So from the perspective of realization, we see that true practice is continual and total. Our sincere devotion to living a real life infuses everything we do with the luminosity of reality. When our practice embodies the value of realization, we understand that there are no interruptions to reality revealing itself. Reality does not take breaks. And when we put everything we’ve got into the engagement with life and with reality, the totality of the universe is practicing, and that practice is realization. When we practice with total openness, we are not trying to get someplace, not trying to find anything in particular. We practice, we engage, because that is how reality lives. That is how reality does its thing. That is how reality manifests itself. That is how reality becomes luminous and self-illuminating. In the Diamond Approach, the central practice of inquiry embodies this open-ended view of reality. From the beginning of doing this work, we find where we are, recognize where we are, and understand where we are. This wholehearted exploration of “where I am” includes exploring the “where,” the “I,” and the “am.” All of them are up for grabs. Proceeding with this kind of open-endedness respects how reality is presenting itself through you, to you, and as you in the moment and, at the same time, embraces the particularity of what is happening in your location.
Runaway Realization, p. 22 • discuss »
The continuity of practice doesn’t depend on whether we are enlightened or not, whether we are realized or not, whether we are beginners or advanced. Practice is always an expression of realization. Greater maturity in our realization might change the form of our practice, but its continuity is what remains central. The more we are realized, the more we will recognize life as practice, all activities as practice, all situations as occasions for practice. Now, engaging practice so completely and so totally requires a particular maturation of the soul. We are not able to have our practice be a continual practice until our motivation and interest for practice have become our own. The soul matures in this particular way when we develop an autonomous, independent, and true motive for engaging the inner work. This means you are not driven by your mind, you are not driven by what you heard, you are not driven by some experiences you had. You are driven by something much more fundamental, something beyond your individual self.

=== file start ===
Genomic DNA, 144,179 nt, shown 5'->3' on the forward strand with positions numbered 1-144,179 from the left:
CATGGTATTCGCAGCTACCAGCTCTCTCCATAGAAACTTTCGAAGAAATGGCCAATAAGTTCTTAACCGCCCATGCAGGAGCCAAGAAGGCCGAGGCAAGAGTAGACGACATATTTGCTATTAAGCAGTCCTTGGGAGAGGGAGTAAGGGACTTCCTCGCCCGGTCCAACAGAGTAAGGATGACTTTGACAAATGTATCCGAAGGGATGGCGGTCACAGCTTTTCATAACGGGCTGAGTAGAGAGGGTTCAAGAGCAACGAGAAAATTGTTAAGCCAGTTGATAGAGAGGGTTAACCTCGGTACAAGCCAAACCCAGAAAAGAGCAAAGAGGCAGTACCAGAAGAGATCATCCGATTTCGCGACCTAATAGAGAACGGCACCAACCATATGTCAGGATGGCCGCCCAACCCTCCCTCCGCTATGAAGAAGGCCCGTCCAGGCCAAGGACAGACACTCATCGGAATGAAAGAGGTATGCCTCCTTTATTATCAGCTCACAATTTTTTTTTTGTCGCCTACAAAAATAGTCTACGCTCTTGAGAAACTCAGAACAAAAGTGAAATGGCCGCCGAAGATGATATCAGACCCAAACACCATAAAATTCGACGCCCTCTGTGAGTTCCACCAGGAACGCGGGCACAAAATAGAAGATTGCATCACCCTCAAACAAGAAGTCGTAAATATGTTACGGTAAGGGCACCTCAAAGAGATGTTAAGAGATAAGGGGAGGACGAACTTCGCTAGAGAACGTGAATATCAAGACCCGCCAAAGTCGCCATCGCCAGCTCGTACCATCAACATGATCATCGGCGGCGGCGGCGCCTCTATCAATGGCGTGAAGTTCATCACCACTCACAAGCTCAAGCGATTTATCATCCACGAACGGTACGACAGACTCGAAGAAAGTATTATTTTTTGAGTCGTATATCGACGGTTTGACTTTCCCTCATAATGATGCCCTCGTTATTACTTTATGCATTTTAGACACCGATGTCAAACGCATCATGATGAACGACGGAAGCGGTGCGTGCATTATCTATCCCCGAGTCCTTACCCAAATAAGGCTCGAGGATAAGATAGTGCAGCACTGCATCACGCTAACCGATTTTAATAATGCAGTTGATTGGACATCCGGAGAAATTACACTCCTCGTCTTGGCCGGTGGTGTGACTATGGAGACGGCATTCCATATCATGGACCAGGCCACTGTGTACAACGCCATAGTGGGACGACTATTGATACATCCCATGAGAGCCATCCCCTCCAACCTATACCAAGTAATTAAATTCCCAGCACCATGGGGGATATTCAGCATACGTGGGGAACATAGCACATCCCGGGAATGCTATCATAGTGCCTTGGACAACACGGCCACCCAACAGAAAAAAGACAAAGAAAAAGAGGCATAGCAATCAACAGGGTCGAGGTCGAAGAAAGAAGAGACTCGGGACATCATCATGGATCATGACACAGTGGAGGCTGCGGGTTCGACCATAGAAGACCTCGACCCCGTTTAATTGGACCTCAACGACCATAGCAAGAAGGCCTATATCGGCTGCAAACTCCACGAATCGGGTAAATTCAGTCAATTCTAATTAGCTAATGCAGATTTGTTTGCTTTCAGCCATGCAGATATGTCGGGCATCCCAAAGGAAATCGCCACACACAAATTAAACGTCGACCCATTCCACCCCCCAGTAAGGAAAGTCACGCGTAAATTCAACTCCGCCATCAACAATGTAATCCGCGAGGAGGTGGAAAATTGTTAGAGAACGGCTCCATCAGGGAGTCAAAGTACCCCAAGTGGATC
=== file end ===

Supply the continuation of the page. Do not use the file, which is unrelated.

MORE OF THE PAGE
Runaway Realization, p. 26 • discuss »
When our motive to practice issues from the enlightenment drive, then it has become our own motivation. We don’t practice because we think it is a good idea. We don’t practice because somebody else seems to be having a good life and we want one like it. We don’t practice because our wife is involved in the work and we want to join her. That may be how we begin but, at some point, the motivation to practice becomes ours—our own enlightenment drive wakes up, or we wake up to it. We recognize then that we have our own true motivation to practice and to engage the work. And, as we’ve seen, practice is not only formal practice like inquiry, prayer, or meditation, but also the general orientation and attitude of continuing to be present, continuing to be real. Practice is the interest and the motivation and the intention and the devotion and the dedication engaged in a continual way.
Runaway Realization, p. 29 • discuss »